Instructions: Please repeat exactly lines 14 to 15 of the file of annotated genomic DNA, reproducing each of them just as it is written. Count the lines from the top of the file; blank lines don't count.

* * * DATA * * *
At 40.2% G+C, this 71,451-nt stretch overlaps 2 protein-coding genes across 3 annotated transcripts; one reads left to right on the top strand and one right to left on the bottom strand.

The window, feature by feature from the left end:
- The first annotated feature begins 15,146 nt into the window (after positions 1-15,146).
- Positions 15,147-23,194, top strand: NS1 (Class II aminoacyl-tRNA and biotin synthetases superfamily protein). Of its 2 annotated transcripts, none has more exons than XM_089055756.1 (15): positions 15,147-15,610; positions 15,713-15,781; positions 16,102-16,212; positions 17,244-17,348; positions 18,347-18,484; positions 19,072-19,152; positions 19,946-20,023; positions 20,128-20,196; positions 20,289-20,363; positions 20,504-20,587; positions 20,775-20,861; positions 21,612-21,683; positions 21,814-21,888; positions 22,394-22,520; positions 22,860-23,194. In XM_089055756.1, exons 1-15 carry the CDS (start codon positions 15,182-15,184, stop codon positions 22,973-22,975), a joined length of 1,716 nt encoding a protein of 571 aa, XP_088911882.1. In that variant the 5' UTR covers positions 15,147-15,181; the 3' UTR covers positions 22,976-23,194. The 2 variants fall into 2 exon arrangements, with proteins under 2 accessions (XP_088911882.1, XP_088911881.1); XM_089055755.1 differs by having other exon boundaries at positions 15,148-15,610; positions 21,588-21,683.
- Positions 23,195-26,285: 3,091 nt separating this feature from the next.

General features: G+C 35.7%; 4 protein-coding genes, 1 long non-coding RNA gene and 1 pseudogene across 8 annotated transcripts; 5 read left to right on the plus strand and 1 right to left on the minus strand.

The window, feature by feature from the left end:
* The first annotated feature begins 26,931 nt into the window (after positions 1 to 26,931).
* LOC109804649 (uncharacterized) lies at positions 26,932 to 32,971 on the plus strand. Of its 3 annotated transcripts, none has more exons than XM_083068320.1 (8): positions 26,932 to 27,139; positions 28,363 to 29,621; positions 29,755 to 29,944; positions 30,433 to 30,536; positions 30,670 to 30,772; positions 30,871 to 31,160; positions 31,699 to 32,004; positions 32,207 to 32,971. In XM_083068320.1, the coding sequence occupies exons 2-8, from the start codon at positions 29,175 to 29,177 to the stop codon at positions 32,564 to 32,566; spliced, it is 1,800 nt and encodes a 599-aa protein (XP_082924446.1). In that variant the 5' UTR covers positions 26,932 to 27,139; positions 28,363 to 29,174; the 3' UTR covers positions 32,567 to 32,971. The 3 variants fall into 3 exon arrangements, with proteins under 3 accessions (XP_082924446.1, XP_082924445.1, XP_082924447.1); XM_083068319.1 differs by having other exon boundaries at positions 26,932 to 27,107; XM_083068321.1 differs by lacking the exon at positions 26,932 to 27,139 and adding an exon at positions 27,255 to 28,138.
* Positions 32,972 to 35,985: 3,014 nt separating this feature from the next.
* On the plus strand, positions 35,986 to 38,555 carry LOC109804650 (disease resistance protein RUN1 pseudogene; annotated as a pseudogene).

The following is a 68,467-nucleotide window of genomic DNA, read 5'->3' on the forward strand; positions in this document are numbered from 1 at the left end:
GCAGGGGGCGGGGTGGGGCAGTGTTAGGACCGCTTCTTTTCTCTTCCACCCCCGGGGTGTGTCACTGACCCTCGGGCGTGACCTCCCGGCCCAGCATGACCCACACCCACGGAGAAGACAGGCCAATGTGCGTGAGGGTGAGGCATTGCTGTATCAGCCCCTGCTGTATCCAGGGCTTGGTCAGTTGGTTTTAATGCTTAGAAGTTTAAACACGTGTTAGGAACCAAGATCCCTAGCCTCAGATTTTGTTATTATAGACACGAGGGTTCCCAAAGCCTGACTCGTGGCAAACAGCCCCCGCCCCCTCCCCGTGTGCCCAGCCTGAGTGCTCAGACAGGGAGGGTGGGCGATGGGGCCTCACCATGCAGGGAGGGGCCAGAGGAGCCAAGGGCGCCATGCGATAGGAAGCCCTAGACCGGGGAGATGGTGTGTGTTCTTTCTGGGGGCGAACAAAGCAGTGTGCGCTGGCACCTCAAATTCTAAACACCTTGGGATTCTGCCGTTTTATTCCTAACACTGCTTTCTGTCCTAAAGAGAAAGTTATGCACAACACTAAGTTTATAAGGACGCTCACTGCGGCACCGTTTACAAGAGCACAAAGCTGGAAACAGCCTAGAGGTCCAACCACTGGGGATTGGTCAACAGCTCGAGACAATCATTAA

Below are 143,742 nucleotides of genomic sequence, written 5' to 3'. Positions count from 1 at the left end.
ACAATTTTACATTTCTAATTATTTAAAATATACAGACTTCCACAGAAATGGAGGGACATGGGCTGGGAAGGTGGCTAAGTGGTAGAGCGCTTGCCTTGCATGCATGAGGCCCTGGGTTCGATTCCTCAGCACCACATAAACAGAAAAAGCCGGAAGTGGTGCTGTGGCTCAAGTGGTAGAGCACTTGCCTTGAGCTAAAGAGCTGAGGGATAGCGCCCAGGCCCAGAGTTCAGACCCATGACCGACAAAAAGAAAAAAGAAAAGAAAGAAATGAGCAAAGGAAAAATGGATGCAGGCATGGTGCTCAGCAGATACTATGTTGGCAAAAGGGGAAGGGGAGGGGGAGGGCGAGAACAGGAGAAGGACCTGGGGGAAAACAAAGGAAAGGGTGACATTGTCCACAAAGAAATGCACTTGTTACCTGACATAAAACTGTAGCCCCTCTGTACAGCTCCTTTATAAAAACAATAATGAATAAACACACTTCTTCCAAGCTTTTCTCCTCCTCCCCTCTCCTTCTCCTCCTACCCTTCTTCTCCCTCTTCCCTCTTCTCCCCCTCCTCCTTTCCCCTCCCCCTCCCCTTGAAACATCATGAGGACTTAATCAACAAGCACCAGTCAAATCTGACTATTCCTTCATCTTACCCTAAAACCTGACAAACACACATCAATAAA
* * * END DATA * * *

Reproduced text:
Below are 143,742 nucleotides of genomic sequence, written 5' to 3'. Positions count from 1 at the left end.
ACAATTTTACATTTCTAATTATTTAAAATATACAGACTTCCACAGAAATGGAGGGACATGGGCTGGGAAGGTGGCTAAGTGGTAGAGCGCTTGCCTTGCATGCATGAGGCCCTGGGTTCGATTCCTCAGCACCACATAAACAGAAAAAGCCGGAAGTGGTGCTGTGGCTCAAGTGGTAGAGCACTTGCCTTGAGCTAAAGAGCTGAGGGATAGCGCCCAGGCCCAGAGTTCAGACCCATGACCGACAAAAAGAAAAAAGAAAAGAAAGAAATGAGCAAAGGAAAAATGGATGCAGGCATGGTGCTCAGCAGATACTATGTTGGCAAAAGGGGAAGGGGAGGGGGAGGGCGAGAACAGGAGAAGGACCTGGGGGAAAACAAAGGAAAGGGTGACATTGTCCACAAAGAAATGCACTTGTTACCTGACATAAAACTGTAGCCCCTCTGTACAGCTCCTTTATAAAAACAATAATGAATAAACACACTTCTTCCAAGCTTTTCTCCTCCTCCCCTCTCCTTCTCCTCCTACCCTTCTTCTCCCTCTTCCCTCTTCTCCCCCTCCTCCTTTCCCCTCCCCCTCCCCTTGAAACATCATGAGGACTTAATCAACAAGCACCAGTCAAATCTGACTATTCCTTCATCTTACCCTAAAACCTGACAAACACACATCAATAAA